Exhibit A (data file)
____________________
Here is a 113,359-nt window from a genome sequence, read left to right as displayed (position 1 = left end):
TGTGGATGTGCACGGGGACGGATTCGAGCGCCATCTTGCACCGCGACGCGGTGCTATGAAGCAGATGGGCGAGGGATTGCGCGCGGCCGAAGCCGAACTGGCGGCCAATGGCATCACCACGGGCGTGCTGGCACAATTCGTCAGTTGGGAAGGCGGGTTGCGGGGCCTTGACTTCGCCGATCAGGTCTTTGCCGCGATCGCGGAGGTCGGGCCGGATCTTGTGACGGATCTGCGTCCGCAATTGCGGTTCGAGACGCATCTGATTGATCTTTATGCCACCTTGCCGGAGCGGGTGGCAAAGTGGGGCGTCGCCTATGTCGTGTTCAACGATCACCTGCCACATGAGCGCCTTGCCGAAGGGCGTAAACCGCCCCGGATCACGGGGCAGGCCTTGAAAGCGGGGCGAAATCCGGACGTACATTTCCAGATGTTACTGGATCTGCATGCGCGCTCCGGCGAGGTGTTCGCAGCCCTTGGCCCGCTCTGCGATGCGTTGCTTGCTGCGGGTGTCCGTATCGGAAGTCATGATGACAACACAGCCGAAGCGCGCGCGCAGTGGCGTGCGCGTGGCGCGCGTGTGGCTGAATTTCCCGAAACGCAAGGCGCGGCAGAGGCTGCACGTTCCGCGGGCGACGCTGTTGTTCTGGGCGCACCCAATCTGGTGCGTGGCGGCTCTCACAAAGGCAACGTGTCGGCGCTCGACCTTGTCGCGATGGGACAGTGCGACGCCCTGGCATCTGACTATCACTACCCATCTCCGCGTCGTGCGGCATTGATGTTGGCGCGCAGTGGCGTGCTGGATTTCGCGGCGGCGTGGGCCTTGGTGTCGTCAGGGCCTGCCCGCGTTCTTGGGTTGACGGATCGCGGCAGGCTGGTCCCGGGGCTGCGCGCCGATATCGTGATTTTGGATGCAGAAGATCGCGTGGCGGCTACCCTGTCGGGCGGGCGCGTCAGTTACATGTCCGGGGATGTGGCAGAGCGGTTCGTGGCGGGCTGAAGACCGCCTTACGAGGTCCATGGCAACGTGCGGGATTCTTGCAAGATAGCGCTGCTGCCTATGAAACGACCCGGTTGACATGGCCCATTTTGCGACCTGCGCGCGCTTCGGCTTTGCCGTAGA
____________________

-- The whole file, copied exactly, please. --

Here is a 113,359-nt window from a genome sequence, read left to right as displayed (position 1 = left end):
TGTGGATGTGCACGGGGACGGATTCGAGCGCCATCTTGCACCGCGACGCGGTGCTATGAAGCAGATGGGCGAGGGATTGCGCGCGGCCGAAGCCGAACTGGCGGCCAATGGCATCACCACGGGCGTGCTGGCACAATTCGTCAGTTGGGAAGGCGGGTTGCGGGGCCTTGACTTCGCCGATCAGGTCTTTGCCGCGATCGCGGAGGTCGGGCCGGATCTTGTGACGGATCTGCGTCCGCAATTGCGGTTCGAGACGCATCTGATTGATCTTTATGCCACCTTGCCGGAGCGGGTGGCAAAGTGGGGCGTCGCCTATGTCGTGTTCAACGATCACCTGCCACATGAGCGCCTTGCCGAAGGGCGTAAACCGCCCCGGATCACGGGGCAGGCCTTGAAAGCGGGGCGAAATCCGGACGTACATTTCCAGATGTTACTGGATCTGCATGCGCGCTCCGGCGAGGTGTTCGCAGCCCTTGGCCCGCTCTGCGATGCGTTGCTTGCTGCGGGTGTCCGTATCGGAAGTCATGATGACAACACAGCCGAAGCGCGCGCGCAGTGGCGTGCGCGTGGCGCGCGTGTGGCTGAATTTCCCGAAACGCAAGGCGCGGCAGAGGCTGCACGTTCCGCGGGCGACGCTGTTGTTCTGGGCGCACCCAATCTGGTGCGTGGCGGCTCTCACAAAGGCAACGTGTCGGCGCTCGACCTTGTCGCGATGGGACAGTGCGACGCCCTGGCATCTGACTATCACTACCCATCTCCGCGTCGTGCGGCATTGATGTTGGCGCGCAGTGGCGTGCTGGATTTCGCGGCGGCGTGGGCCTTGGTGTCGTCAGGGCCTGCCCGCGTTCTTGGGTTGACGGATCGCGGCAGGCTGGTCCCGGGGCTGCGCGCCGATATCGTGATTTTGGATGCAGAAGATCGCGTGGCGGCTACCCTGTCGGGCGGGCGCGTCAGTTACATGTCCGGGGATGTGGCAGAGCGGTTCGTGGCGGGCTGAAGACCGCCTTACGAGGTCCATGGCAACGTGCGGGATTCTTGCAAGATAGCGCTGCTGCCTATGAAACGACCCGGTTGACATGGCCCATTTTGCGACCTGCGCGCGCTTCGGCTTTGCCGTAGA